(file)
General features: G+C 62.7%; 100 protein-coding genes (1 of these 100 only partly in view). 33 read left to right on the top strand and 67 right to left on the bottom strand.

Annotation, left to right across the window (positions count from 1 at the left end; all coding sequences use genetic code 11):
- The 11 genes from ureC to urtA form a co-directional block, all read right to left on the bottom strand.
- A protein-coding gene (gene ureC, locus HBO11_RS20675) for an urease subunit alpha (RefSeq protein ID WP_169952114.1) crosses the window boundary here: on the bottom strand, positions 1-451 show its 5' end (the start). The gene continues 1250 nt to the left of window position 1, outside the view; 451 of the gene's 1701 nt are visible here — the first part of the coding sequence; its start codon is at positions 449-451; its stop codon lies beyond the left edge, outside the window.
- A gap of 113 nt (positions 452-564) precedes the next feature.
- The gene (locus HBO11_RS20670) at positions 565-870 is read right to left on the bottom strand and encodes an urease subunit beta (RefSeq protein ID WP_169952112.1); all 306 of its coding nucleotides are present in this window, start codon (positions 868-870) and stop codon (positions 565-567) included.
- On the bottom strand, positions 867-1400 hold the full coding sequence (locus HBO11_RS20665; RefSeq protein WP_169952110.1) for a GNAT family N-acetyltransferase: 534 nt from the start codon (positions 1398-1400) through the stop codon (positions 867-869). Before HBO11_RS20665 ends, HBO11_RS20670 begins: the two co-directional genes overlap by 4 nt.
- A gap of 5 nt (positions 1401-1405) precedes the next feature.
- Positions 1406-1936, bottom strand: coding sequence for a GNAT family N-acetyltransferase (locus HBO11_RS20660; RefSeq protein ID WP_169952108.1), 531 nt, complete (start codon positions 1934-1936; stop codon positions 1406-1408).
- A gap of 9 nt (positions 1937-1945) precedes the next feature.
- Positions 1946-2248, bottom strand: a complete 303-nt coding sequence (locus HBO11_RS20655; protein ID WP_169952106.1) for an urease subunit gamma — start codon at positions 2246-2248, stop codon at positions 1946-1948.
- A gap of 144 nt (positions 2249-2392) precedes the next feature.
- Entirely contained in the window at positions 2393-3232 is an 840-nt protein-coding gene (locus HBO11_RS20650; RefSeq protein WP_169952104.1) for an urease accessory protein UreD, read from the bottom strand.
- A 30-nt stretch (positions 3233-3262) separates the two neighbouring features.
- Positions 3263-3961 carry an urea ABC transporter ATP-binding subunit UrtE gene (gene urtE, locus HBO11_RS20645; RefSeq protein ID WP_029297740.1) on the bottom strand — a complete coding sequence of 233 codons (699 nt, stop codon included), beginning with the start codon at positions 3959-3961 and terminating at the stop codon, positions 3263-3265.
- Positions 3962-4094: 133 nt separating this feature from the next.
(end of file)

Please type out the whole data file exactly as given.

General features: G+C 62.7%; 100 protein-coding genes (1 of these 100 only partly in view). 33 read left to right on the top strand and 67 right to left on the bottom strand.

Annotation, left to right across the window (positions count from 1 at the left end; all coding sequences use genetic code 11):
- The 11 genes from ureC to urtA form a co-directional block, all read right to left on the bottom strand.
- A protein-coding gene (gene ureC, locus HBO11_RS20675) for an urease subunit alpha (RefSeq protein ID WP_169952114.1) crosses the window boundary here: on the bottom strand, positions 1-451 show its 5' end (the start). The gene continues 1250 nt to the left of window position 1, outside the view; 451 of the gene's 1701 nt are visible here — the first part of the coding sequence; its start codon is at positions 449-451; its stop codon lies beyond the left edge, outside the window.
- A gap of 113 nt (positions 452-564) precedes the next feature.
- The gene (locus HBO11_RS20670) at positions 565-870 is read right to left on the bottom strand and encodes an urease subunit beta (RefSeq protein ID WP_169952112.1); all 306 of its coding nucleotides are present in this window, start codon (positions 868-870) and stop codon (positions 565-567) included.
- On the bottom strand, positions 867-1400 hold the full coding sequence (locus HBO11_RS20665; RefSeq protein WP_169952110.1) for a GNAT family N-acetyltransferase: 534 nt from the start codon (positions 1398-1400) through the stop codon (positions 867-869). Before HBO11_RS20665 ends, HBO11_RS20670 begins: the two co-directional genes overlap by 4 nt.
- A gap of 5 nt (positions 1401-1405) precedes the next feature.
- Positions 1406-1936, bottom strand: coding sequence for a GNAT family N-acetyltransferase (locus HBO11_RS20660; RefSeq protein ID WP_169952108.1), 531 nt, complete (start codon positions 1934-1936; stop codon positions 1406-1408).
- A gap of 9 nt (positions 1937-1945) precedes the next feature.
- Positions 1946-2248, bottom strand: a complete 303-nt coding sequence (locus HBO11_RS20655; protein ID WP_169952106.1) for an urease subunit gamma — start codon at positions 2246-2248, stop codon at positions 1946-1948.
- A gap of 144 nt (positions 2249-2392) precedes the next feature.
- Entirely contained in the window at positions 2393-3232 is an 840-nt protein-coding gene (locus HBO11_RS20650; RefSeq protein WP_169952104.1) for an urease accessory protein UreD, read from the bottom strand.
- A 30-nt stretch (positions 3233-3262) separates the two neighbouring features.
- Positions 3263-3961 carry an urea ABC transporter ATP-binding subunit UrtE gene (gene urtE, locus HBO11_RS20645; RefSeq protein ID WP_029297740.1) on the bottom strand — a complete coding sequence of 233 codons (699 nt, stop codon included), beginning with the start codon at positions 3959-3961 and terminating at the stop codon, positions 3263-3265.
- Positions 3962-4094: 133 nt separating this feature from the next.